Complementing these regulatory mechanisms are two national advisory bodies. The National Bioethics Advisory Commission (NBAC), which has issued its own recommendations for stem cell research,The executive summary is available online: http://bioethics.gov/stemcell_exec_intro.htm. For information about the full report, see: http://bioethics.gov/pubs.html.has demonstrated its legitimate claim to respect for its efforts as a national body to promote public input into social policy related to advances in biomedical research. The Recombinant DNA Advisory Committee (RAC) currently has a mandate to review ethical and policy issues associated with human gene therapy and could be authorized to change its mission to broaden its purview. Almost two decades of experience with RAC suggest that it could be an effective institutional focal point within the federal government to facilitate the type of public dialogue on stem cell research proposed here, and to coordinate efforts to develop new guidelines, where needed. The RAC has a proven track record of providing an open forum for sorting out complex ethical issues and of defusing conflict. Furthermore, it has acquired a degree of legitimacy among scientists in both the public and private sectors, with its Points to ConsiderSometimes referred to as "Appendix M," the "Points to Consider" is found in the document Guidelines for Research Involving Recombinant DNA Molecules (last update May 1999). See: http://www.nih.gov/od/orda/toc.htm...in the design and conduct of gene therapy research widely accepted. This experience of functioning as a sort of national research ethics committee for gene therapy research protocols from 1984-1994,For an overview of the history of gene therapy, including the role of RAC, see Coutts, M.C., "Human Gene Therapy." Scope Note 24 (1994). National Reference Center for Bioethics Literature, Georgetown...indicates that federal oversight can be effective in fostering rigorous scientific and ethical review and in encouraging public participation in the process.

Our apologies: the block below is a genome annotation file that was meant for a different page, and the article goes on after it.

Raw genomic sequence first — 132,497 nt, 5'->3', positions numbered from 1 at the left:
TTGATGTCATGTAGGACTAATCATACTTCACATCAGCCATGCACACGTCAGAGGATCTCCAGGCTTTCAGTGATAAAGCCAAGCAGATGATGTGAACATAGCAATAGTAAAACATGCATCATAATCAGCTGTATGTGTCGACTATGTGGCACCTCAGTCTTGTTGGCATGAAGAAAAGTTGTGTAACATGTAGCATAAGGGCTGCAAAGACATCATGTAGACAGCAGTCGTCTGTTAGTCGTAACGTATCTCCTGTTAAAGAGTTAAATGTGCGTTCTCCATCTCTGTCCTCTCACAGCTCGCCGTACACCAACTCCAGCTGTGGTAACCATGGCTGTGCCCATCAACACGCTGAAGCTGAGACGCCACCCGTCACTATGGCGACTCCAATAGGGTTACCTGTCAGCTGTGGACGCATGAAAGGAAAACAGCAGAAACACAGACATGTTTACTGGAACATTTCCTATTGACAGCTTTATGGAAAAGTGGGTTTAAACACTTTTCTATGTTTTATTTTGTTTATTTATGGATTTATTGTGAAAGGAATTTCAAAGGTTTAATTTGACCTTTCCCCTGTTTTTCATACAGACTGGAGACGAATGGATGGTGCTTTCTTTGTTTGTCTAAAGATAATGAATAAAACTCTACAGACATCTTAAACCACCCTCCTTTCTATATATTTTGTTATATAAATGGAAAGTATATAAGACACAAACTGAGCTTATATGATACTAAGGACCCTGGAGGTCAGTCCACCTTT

These federal bodies should work with interested stakeholders in the conduct of stem cell research - professional organizations, patient disease groups, religious communities, the Congress, funding agencies and private foundations, industry, and others - so that the public can be assured that appropriate safeguards are in place as this research evolves. Furthermore, there are some ethical and policy issues that, while not unique to stem cell research (e.g., intellectual property claims, creation of new life forms, commercial sale of tissue), should be part of any broader discussion among those stakeholders.

There are advantages to using this approach. The most obvious one is that it avoids the need to create a new administrative and costly structure when existing mechanisms are in place that could be readily adapted to achieve the objectives of oversight without impeding promising research. This approach balances the promise of scientific innovation with serious consideration of public concerns about a novel technology that manipulates human tissue. It encourages public involvement in national discussions and in deliberations on policy. It permits flexibility through incremental adjustments in guidelines and/or policy in anticipation of or in response to changes in knowledge or technology. It also relies on a system with which researchers in both the private and public sectors and their institutions are accustomed. Therefore, both the ethical and legal requirements governing research will be familiar to them as they plan and conduct their studies. And it acknowledges the scientific contributions made by the private sector and supports public-private partnerships by encouraging the private sector to contribute to the development of ethical guidelines and professional standards for the conduct of stem cell research.